Family…-

Posted by in Family on November 29, 2011 0 comments

What would we do with them? What would we do without them? I had a few chats with friends over the past couple of days about their dysfunctional families and it was interesting to feel that as a whole, we’re not alone.

Some family members go to selfless lengths to ensure that other family members don’t need to deal with certain issues. One friend lost her father in recent months, and since he’s been gone, she now realises how much her father covered the mental illness of her mother for the sake of ensuring that his children didn’t have to deal with it on a regular basis. Now he is gone, her mother is unbearable, uncontrollable and my friend doesn’t want anything to do with her because she is rehashing old hurts. The verbal abuse she creates is getting painfully worse and she can’t stand being in the same room as her. She has ruled out the possibility of counselling to sort out their differences, but her mother is beyond help, she doesn’t see the point. She is so thankful for her father for protecting her from what could have been a tumultuous life, but she still wakes up from nightmares of her mother doing things to her.

Another friend is the middle child of five, and is very protective of her mother. She knows her mother was the strong one in her parent’s marriage – the decision maker, the worker, the accountant, the parent, while her father worked, but didn’t want to know about the children or finances, and gambled plenty on the side. Her mother opened a restaurant to keep the family fed, as if she didn’t, she wouldn’t have known how to keep their family afloat. Every child in the family worked in that restaurant from their mid teens to almost their mid thirties. Her father died just before they sold the restaurant, but they now have a strong bond of friendship and support between her siblings and her mother, it is truly amazing to see. (but they still have a few hardships to deal with).

But I notice more than anything, that at this time of year we tend to tense up about family issues and dealing with past demons. Christmas is not a festive time for most. It’s a time that harmony can’t co-exist in the extended family rituals because new people get introduced within the family, events have happened over the year (or years) so some aren’t talking to others, judgement statements can be made, young cousins don’t get along together causing other upheavals within the family and most just don’t want to be there, but do so for the sake of their children.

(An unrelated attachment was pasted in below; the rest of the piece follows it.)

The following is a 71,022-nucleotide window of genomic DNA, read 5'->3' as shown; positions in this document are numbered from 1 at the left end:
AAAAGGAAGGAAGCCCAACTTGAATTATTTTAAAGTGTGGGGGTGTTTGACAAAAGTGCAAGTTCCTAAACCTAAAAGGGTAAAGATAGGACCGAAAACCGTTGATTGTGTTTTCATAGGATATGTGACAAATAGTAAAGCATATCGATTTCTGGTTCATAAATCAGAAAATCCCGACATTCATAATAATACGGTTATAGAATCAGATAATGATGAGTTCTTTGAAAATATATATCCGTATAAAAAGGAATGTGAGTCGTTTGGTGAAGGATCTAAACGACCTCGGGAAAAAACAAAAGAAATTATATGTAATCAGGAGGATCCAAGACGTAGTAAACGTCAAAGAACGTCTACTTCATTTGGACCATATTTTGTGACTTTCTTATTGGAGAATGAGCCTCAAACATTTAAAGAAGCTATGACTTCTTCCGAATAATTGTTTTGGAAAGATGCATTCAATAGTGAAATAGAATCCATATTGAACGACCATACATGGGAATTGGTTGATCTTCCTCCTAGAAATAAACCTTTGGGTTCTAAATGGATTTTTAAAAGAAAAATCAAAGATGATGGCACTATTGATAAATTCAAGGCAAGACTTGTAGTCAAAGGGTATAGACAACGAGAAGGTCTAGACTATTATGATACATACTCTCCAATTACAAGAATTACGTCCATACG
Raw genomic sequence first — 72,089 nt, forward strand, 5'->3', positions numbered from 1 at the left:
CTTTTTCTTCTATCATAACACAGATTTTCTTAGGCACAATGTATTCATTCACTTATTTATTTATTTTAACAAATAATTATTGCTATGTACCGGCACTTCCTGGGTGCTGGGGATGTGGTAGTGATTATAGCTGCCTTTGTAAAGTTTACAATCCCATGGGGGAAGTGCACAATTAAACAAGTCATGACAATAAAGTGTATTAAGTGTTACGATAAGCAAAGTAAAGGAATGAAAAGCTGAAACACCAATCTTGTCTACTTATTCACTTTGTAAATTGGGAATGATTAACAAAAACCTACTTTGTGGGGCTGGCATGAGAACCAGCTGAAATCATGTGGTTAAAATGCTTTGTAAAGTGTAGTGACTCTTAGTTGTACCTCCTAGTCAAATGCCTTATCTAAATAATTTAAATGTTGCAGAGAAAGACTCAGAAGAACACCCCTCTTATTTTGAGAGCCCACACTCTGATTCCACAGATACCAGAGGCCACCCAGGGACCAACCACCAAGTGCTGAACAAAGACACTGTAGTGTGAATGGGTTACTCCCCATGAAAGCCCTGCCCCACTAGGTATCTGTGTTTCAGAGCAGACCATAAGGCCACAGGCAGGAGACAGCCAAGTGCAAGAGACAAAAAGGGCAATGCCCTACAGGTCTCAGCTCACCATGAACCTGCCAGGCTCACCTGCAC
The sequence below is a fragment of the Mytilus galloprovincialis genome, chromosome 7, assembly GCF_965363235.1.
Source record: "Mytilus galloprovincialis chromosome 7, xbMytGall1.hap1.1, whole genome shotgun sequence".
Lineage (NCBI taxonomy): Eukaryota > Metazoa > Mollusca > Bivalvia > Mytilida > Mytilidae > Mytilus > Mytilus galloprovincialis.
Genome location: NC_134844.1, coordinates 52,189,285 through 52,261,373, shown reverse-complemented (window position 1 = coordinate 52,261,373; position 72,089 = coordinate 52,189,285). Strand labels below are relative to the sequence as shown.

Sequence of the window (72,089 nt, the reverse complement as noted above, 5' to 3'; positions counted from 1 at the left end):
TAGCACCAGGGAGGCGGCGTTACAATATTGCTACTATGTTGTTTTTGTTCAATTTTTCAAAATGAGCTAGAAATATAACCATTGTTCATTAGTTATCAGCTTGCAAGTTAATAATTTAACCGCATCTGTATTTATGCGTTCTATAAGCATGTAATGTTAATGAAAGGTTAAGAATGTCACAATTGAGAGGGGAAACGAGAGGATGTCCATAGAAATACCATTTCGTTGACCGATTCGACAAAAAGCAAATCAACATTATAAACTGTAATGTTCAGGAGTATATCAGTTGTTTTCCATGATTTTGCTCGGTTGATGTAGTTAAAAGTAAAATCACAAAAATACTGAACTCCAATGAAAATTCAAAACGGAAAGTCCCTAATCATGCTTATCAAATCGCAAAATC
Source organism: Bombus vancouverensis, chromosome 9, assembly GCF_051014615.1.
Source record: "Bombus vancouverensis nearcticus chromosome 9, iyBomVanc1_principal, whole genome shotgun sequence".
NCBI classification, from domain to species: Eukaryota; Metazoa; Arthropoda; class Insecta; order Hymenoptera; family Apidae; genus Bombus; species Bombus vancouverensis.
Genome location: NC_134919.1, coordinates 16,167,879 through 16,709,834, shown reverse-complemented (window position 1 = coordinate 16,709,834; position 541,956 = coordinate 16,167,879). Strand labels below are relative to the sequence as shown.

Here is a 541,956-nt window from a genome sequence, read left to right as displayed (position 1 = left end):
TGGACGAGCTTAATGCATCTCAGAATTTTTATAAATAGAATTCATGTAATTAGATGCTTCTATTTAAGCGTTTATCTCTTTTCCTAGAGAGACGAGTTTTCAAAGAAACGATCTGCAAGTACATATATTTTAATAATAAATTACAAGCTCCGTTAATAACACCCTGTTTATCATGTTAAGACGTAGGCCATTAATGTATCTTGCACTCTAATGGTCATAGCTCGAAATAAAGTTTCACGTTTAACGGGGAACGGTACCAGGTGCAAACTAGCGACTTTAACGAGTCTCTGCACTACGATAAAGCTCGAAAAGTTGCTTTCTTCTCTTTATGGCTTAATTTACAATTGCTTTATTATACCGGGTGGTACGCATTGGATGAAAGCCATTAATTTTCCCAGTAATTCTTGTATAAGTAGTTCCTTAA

In saying that, do we remind ourselves that we should be thankful that we actually have a family that’s willing to get together though good times and bad, when some have lost their family members to car accidents over the year or illness, and then others were orphaned as their parents have drug, alcohol or domestic violence issues, their parents could be in jail, they are in poverty so they don’t even celebrate Christmas, or simply they have no one in their lives who makes a difference. Maybe, we should all take a step back and be thankful that our family is there, even if it is in the smallest way…

So in saying all of that, I guess the best description of family that was redefined to me in the last few days is, the people who are the most important people in your family are you and your kids. The grandparents, the aunts, the uncles, the cousins…no one else matters except the well being of you and your children, as the other family members do or have with their children. You do what’s right for you and your kids first, even if it means boycotting Christmas or family occasions. You don’t go to family occasions to get ambushed, you go assuming that you will have a good time, animosity maybe resolved and your kids will be spoiled with love and gifts. But, if you ever fear it will not happen, don’t go, don’t put yourself and your children through the suffering, and if anyone has a problem with that, that’s their problem not yours.

Family really can be a beautiful thing… if only there was reciprocated love, support and acceptance, as family should really be.